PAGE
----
One of the reasons I write is to get the ideas out of my hamster-wheel brain and into some kind of organized form.
It’s one of the reasons I like writing non-fiction. Fiction is a blast, but non-fiction feels like solving a puzzle.
MIND MAPS AND SOMETHING MORE
When I’m in the early stages of a project, I’m a big fan of the mind-map. You know, those big spidery diagrams that allow ideas to spill out of your brain in any direction, and land, semi-bundled, on branches on the page.
Usually, that’s enough to keep me on track.
Today I was working on an article and I felt I needed something a little more structured, but I can’t get behind a simple list. Lists just feel so…linear. And un-visual. (That’s not a real thing, is it?)
I’ve been taking notes in Penultimate — the Evernote hand-writing note-taking app. I discovered, when I clicked ‘new note’, that they offer a ‘storyboard’ template, along with their ruled pages and blank pages and dotted pages and all kinds of other templates.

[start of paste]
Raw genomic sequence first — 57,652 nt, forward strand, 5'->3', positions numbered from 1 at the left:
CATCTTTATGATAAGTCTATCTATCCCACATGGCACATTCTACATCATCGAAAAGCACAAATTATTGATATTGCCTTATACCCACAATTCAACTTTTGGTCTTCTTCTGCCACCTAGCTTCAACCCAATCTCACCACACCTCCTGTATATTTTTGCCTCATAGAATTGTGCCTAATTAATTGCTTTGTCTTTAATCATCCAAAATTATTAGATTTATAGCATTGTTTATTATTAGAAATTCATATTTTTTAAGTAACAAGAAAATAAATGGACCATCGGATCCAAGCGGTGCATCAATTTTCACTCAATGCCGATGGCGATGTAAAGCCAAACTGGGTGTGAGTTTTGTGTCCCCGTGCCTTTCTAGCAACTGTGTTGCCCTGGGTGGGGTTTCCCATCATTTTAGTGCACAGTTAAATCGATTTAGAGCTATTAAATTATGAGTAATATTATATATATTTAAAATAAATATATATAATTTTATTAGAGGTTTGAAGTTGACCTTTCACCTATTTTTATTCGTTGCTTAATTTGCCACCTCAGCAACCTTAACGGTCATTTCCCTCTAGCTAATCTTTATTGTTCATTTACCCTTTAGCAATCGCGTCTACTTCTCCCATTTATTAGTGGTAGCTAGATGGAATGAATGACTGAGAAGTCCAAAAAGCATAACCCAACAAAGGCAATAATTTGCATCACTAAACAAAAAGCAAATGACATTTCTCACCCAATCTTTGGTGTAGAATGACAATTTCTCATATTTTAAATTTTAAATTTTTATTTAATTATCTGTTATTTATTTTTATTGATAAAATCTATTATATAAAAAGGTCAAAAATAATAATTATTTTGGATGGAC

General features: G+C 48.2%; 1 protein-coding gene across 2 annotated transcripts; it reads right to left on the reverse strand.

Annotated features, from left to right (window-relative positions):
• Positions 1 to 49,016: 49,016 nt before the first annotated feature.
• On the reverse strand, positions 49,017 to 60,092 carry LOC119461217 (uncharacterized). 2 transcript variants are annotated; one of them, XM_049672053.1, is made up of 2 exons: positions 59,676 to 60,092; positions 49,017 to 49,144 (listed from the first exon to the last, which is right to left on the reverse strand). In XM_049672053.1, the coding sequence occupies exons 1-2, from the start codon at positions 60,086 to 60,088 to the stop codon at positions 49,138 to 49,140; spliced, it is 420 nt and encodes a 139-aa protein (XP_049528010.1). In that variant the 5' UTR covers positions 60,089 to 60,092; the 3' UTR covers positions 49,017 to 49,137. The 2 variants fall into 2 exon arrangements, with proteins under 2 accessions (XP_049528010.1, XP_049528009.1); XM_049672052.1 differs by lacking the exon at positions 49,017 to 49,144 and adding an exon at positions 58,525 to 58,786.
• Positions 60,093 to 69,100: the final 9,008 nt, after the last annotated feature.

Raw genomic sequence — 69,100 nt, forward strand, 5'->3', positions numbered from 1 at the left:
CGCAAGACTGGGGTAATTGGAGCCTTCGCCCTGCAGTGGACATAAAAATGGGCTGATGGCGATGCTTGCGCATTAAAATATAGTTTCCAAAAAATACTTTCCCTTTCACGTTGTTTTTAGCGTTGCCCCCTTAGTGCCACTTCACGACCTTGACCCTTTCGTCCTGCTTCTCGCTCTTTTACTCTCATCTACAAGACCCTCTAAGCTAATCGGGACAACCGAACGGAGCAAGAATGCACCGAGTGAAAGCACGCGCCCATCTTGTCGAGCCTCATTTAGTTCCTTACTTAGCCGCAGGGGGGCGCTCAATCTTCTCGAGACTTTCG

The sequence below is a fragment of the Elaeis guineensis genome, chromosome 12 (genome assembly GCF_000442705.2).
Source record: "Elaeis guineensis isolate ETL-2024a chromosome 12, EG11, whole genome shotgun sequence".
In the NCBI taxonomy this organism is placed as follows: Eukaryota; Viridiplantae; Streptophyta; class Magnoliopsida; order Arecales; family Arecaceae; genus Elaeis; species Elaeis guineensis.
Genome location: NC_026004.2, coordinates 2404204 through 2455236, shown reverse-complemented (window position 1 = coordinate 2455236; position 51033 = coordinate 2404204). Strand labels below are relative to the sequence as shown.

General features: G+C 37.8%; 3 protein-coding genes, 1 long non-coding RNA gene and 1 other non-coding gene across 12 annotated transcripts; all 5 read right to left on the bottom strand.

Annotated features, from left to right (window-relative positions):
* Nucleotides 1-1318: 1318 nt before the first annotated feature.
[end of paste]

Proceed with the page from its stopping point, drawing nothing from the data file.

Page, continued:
So I gave it a try.
And now my article is neatly divided into four sections with goofy sketches a the top to remind me what each section is meant to be about.
Now I’m thinking that might be a better way to go for my novel revision, too.
A CHANGE IS AS GOOD AS A REST
I’ve heard people talk about storyboards before, but I could never see how I, a non-artist, non-film-maker, could make them work for me. I’ve been around long enough to know that if I try something just because it sounds cool and new, my productivity drops off while I learn the method, then it may never be a method I need.
But sometimes I get kind of stuck and need to try something new. That was me, today.
I was faced with the prospect of being overwhelmed by a wall of notes. Creating these storyboards, complete with sketches, helped me signpost my way through them.
FORCING IT VS. FINDING IT
Sometimes forcing something new into your process slows you down. Sometimes trying something new reinvigorates your process.
Today’s experiment was a win.